That’s essentially the question that this Gretchen Morgenson/Louise Story/NY Times article asks.
Why have there been so few criminal prosecutions in regard to the 2008 meltdown on Wall Street that prompted a huge federal government bailout that citizens will be subsidizing for decades?
Yet, the intrepid NY Times reporters can’t quite bring themselves to recognize that whether the government pursued and obtained a criminal conviction of a businessperson over the past decade has had much more to do with chance and politics than prosecution of truly criminal conduct.
Could it be that federal prosecutors are finally realizing that old-fashioned greediness really is not be a crime?
Of course, the rationalization for the lack of villains now as compared to earlier crises has never been particularly compelling.
What the NY Times reporters refuse to confront is that business prosecutions over merely questionable business judgment is fundamentally bad regulatory policy.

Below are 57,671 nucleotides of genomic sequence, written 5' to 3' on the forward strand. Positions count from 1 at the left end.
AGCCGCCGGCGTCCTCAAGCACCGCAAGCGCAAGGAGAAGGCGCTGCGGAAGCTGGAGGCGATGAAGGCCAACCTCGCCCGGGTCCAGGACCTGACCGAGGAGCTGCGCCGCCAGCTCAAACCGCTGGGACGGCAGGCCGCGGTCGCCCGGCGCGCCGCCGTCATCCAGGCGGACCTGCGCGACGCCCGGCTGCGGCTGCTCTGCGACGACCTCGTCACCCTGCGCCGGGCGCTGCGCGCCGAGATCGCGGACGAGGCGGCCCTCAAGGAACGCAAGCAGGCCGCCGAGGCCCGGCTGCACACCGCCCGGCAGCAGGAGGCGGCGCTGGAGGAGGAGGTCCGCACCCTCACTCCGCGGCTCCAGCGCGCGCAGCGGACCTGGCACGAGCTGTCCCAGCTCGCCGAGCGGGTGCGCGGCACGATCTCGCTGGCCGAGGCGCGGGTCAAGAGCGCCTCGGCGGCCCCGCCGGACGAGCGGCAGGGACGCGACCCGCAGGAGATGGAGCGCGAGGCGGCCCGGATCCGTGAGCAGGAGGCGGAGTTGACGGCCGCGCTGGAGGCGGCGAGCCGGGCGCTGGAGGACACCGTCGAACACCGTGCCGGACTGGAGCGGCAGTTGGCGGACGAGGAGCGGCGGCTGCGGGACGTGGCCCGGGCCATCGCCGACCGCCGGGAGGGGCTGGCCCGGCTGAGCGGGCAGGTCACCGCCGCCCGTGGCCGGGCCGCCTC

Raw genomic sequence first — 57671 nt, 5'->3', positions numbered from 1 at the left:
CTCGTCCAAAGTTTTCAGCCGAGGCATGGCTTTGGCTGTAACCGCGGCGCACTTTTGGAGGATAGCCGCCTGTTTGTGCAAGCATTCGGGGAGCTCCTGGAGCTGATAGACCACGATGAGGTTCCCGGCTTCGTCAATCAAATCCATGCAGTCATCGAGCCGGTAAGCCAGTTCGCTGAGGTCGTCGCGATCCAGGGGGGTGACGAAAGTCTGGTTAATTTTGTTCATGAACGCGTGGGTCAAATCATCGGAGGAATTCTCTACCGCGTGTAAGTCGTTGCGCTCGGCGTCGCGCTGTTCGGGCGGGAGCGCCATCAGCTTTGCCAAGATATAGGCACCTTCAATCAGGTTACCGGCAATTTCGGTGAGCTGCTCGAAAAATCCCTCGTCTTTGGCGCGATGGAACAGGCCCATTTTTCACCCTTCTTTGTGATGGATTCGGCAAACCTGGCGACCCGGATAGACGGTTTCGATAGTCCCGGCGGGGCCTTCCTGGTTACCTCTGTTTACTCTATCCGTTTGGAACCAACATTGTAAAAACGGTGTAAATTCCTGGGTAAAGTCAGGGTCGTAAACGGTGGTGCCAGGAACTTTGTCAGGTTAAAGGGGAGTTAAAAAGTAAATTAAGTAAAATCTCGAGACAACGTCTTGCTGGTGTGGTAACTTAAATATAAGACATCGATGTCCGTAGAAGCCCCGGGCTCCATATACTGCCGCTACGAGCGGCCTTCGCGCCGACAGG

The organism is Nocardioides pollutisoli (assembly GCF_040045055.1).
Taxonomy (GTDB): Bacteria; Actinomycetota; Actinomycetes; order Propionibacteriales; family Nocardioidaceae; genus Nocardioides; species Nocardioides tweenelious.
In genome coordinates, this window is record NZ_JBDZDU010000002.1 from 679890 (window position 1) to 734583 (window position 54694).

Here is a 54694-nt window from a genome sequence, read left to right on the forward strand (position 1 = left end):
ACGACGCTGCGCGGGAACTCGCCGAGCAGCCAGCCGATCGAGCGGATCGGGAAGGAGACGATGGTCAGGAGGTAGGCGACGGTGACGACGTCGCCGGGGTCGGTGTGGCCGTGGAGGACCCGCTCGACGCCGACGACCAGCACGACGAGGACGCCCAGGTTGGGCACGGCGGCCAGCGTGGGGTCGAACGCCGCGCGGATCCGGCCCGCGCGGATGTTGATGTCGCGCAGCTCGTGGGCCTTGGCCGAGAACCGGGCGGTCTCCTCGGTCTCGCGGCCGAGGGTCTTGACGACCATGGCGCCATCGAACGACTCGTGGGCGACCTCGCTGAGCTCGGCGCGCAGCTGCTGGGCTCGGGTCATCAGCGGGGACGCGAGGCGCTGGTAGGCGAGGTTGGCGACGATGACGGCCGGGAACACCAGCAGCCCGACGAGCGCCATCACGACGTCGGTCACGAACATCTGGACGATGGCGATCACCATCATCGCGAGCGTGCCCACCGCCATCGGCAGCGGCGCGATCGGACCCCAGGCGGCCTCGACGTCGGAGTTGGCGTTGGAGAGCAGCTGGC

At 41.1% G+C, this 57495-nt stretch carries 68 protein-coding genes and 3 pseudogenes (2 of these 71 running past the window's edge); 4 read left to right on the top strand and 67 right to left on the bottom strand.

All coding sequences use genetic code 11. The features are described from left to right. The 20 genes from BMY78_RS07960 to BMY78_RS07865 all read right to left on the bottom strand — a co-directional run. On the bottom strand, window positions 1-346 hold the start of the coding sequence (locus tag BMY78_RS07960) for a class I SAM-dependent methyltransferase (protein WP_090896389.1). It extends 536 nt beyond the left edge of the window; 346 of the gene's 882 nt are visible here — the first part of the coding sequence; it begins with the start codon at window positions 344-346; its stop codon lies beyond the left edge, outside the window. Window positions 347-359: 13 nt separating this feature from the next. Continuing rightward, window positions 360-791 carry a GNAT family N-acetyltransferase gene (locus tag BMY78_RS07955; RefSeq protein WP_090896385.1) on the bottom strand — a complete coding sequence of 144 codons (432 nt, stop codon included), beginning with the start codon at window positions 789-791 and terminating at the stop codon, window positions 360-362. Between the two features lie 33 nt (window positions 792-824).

Such prosecutions obscure the true nature of business risk and fuel the myth that investment loss results primarily from criminal misconduct.
Taking business risk is what leads to valuable innovation, wealth creation and – most importantly these days – desperately needed jobs for communities. Throwing creative and productive business executives such as Michael Milken and Jeff Skilling in prison may placate NY Times reporters, but it does nothing to educate investors about the true nature of risk and the importance of diversification.
Ignorance about business risk is one of the underlying causes of the the criminalization of business lottery. Basing criminal prosecutions on the luck of the draw breeds cynicism and disrespect for the rule of law.
Isn’t it about time that dubious policy be put to permanent rest?